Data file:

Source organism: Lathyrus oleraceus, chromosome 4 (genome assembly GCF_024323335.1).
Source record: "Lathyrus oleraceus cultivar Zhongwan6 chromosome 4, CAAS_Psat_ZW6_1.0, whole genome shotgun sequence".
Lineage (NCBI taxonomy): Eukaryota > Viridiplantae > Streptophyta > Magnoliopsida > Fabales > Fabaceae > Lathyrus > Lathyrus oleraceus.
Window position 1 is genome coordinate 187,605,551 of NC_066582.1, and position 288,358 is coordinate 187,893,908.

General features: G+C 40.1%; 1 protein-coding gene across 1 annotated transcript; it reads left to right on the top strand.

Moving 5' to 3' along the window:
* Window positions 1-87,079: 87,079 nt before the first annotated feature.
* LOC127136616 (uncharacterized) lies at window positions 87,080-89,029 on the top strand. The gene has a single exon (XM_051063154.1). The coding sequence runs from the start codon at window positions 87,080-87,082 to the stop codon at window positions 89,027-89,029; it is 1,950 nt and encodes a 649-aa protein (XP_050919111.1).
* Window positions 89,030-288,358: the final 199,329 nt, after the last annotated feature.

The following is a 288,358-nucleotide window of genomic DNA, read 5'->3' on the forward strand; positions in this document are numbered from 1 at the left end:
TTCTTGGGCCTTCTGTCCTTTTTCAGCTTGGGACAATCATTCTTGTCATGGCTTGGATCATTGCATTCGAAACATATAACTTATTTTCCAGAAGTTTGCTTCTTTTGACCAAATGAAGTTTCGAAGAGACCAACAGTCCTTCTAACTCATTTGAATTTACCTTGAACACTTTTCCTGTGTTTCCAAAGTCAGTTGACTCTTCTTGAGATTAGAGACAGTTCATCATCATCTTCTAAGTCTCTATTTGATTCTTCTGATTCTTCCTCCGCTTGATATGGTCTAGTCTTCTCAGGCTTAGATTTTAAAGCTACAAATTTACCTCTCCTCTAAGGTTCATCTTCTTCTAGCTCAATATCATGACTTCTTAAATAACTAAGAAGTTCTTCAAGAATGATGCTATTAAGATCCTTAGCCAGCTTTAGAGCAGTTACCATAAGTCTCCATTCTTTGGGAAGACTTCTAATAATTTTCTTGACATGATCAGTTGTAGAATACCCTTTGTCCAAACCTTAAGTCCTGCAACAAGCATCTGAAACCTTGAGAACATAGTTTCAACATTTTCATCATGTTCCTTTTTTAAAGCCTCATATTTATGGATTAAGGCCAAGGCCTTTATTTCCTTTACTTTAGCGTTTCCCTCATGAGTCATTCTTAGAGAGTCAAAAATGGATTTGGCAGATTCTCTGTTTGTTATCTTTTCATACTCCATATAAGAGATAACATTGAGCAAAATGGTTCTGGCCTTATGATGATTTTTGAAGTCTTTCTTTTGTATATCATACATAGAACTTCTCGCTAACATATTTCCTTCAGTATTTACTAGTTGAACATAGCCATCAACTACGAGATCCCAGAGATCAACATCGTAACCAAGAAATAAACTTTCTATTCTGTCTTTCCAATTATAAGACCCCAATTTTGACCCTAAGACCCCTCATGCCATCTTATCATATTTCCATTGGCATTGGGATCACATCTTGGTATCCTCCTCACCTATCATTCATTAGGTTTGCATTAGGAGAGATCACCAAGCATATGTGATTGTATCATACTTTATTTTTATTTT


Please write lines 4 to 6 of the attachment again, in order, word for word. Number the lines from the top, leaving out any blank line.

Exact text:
Window position 1 is genome coordinate 187,605,551 of NC_066582.1, and position 288,358 is coordinate 187,893,908.

General features: G+C 40.1%; 1 protein-coding gene across 1 annotated transcript; it reads left to right on the top strand.

Moving 5' to 3' along the window: